Tue, Oct 17, 2017
A A A
Welcome Guest
Free Trial RSS
Get FREE trial access to our award winning publications
Industry Updates

Capital flows into Asian hedge funds continue as inflation fears build

Thursday, February 03, 2011

Kenneth J Heinz
Opalesque Industry Update - Asian hedge funds attracted $500 million in net new capital in 4Q 2010, with investors favoring strategies offering protection against what many see as an accelerating inflation trend across the region, according to Hedge Fund Research, Inc. (HFR), the leading provider of hedge fund industry data. Inclusive of performance gains, assets invested in Asia-focused hedge funds increased by $4.4 billion during the quarter, to $83.4 billion, the biggest increase since 3Q 2009. For the full year 2010, assets invested in Asian-focused funds grew by $6.6 billion, the largest calendar year increase since 2007.

In spite of rising commodity prices and growing fears of inflation, Asian hedge funds posted gains in both 4Q10 and for the full year 2010, narrowly outperforming the broad hedge fund industry. In 4Q10, the HFRX Japan Index climbed +5.87 percent, leading other Asian regions on both a nominal and relative performance basis. For the full year 2010, funds focused on investing in inflation-sensitive India posted the strongest gains, with the HFRX India Index gaining +15.47 percent. The HFRX China Index gained +9.37 percent for 2010, trailing other Asian and Emerging Markets for the full year, but preserving capital from the declines and volatility that characterized broader Chinese equity markets. Across all Emerging Markets, the HFRI Emerging Markets (Total) Index gained +12.0 percent for 2010, ahead of the +10.3 percent increase for the HFRI Fund Weighted Composite Index, a broad-based measure of performance across the entire hedge fund industry.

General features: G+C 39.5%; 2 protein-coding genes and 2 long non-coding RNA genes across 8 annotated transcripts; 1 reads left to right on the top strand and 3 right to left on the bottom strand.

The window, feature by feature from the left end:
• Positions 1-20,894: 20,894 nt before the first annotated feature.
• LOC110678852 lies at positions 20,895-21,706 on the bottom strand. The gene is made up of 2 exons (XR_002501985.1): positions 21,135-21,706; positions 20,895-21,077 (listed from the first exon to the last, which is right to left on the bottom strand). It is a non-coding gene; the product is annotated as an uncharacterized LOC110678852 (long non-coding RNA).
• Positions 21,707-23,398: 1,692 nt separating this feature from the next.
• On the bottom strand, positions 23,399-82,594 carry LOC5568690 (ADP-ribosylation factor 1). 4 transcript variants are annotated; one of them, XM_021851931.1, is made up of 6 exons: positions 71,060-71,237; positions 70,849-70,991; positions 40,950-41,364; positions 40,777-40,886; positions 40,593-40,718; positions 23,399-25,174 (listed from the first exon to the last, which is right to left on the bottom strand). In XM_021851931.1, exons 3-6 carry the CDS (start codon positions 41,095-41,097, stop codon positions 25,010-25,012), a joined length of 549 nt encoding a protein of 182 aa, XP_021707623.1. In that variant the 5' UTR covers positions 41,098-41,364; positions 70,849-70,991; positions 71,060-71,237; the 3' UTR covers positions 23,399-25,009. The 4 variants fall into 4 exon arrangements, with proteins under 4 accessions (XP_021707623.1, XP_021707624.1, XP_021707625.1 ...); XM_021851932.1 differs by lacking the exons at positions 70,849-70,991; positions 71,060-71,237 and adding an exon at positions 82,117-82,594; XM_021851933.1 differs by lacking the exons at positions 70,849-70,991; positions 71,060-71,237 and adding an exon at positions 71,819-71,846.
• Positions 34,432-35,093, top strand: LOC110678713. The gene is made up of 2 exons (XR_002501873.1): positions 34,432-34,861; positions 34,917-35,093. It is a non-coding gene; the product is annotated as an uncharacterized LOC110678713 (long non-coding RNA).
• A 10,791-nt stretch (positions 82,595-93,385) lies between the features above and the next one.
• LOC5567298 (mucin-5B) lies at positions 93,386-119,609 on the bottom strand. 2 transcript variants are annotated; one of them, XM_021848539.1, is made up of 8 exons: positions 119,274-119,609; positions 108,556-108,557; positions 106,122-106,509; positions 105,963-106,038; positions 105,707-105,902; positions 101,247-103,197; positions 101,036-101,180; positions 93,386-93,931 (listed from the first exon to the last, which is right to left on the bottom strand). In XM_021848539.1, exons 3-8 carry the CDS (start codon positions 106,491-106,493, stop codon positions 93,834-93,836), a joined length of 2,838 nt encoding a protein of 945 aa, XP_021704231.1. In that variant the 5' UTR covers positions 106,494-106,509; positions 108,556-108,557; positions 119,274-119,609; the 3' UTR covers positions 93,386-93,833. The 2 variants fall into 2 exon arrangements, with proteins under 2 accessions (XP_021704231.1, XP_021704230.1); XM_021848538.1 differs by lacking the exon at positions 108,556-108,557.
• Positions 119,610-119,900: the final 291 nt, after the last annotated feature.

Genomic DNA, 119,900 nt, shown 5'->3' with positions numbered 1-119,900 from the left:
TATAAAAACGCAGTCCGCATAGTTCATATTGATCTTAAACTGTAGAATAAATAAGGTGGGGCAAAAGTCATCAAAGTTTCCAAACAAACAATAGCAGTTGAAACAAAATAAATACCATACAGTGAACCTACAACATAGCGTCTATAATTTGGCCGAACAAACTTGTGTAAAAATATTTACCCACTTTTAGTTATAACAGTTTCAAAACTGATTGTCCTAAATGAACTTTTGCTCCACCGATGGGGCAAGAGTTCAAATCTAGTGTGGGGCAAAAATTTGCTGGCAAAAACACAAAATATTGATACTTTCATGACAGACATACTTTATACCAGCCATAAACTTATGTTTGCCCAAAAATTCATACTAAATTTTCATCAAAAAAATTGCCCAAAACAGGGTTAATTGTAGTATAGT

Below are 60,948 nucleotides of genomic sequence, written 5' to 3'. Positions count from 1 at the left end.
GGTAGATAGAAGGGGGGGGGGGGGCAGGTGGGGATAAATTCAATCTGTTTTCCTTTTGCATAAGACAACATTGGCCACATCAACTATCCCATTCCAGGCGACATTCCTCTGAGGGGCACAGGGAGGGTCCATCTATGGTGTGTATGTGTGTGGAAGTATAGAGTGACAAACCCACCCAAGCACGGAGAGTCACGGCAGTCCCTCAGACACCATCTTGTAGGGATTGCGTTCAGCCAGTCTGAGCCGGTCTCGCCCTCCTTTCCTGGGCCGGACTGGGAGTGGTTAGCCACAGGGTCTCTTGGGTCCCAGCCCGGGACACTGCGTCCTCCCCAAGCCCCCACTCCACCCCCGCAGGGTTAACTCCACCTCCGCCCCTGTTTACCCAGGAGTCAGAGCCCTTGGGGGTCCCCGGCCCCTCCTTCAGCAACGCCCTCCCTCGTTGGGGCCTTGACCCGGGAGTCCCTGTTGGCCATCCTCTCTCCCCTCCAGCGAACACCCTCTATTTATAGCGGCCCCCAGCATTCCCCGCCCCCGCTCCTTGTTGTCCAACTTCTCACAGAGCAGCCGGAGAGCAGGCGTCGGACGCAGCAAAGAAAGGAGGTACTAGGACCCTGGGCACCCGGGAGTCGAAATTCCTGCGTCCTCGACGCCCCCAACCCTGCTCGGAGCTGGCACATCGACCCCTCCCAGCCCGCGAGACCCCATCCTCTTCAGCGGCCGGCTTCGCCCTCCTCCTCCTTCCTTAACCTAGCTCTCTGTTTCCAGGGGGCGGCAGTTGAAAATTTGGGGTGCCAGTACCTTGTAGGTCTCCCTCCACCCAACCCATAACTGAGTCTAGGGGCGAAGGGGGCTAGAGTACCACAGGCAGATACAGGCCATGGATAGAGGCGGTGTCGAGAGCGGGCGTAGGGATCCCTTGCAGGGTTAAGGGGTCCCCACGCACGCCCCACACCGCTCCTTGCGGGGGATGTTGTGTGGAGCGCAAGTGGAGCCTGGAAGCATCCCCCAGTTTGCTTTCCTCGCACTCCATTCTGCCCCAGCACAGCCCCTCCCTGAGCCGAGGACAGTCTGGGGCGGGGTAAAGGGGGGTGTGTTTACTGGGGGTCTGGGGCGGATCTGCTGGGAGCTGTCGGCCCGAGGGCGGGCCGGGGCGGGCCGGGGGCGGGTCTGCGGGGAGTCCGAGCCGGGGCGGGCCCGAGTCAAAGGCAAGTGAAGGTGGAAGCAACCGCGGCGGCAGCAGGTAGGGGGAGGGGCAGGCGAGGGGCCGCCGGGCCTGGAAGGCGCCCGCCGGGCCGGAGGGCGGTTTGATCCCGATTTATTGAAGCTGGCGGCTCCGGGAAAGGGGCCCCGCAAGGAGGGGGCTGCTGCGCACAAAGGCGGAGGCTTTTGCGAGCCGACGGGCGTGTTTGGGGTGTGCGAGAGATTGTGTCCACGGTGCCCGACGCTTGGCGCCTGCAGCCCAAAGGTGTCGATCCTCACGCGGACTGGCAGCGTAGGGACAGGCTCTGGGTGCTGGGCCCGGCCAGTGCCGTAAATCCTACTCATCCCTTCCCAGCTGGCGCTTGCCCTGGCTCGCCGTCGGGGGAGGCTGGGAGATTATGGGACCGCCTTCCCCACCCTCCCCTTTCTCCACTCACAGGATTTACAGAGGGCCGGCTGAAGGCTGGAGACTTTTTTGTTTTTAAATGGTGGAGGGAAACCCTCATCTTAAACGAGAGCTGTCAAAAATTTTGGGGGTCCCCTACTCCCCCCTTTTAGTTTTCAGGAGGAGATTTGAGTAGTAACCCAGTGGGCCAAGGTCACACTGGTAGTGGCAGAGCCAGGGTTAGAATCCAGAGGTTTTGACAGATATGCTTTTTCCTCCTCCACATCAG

Investor inflows focus on Asian Equity and Event Driven strategies
Investors allocated new capital to funds which characteristically have provided inflation protection and exposure to the developing market for cross-border corporate transactions globally. In 4Q, 35 percent of new investor inflows went to funds focused on Asian equity markets (Equity Hedge). Similarly, for the full year, investors allocated $765 million to Event Driven Asian hedge funds, which include Distressed and Activist strategies. A combination of performance losses and redemptions reduced the capital allocated to Asian Relative Value funds, a countertrend to the rest of the global hedge fund industry. Of the four major strategies tracked by HFR, Relative Value funds globally experienced the largest capital inflows and produced the highest returns in 2010, furthering highlighting the disconnect between Relative Value strategies in Asia and the rest of the world; Relative Value funds characteristically employ hedged fixed income positions and utilize variable levels of leverage to execute on their convergence trades.

“Investors continue to allocate to Asian hedge funds but now, more than ever, have indicated a strong and clear requirement for inflation protection in their hedge fund strategies,” said Kenneth J. Heinz, President of Hedge Fund Research, Inc (HFR). “To meet this demand, the Asian hedge fund industry has evolved to offer access to not only hedged equity strategies, but sophisticated currency, commodity, volatility, corporate transaction and fixed income exposures designed to appeal to inflation-sensitive investors in 2011.”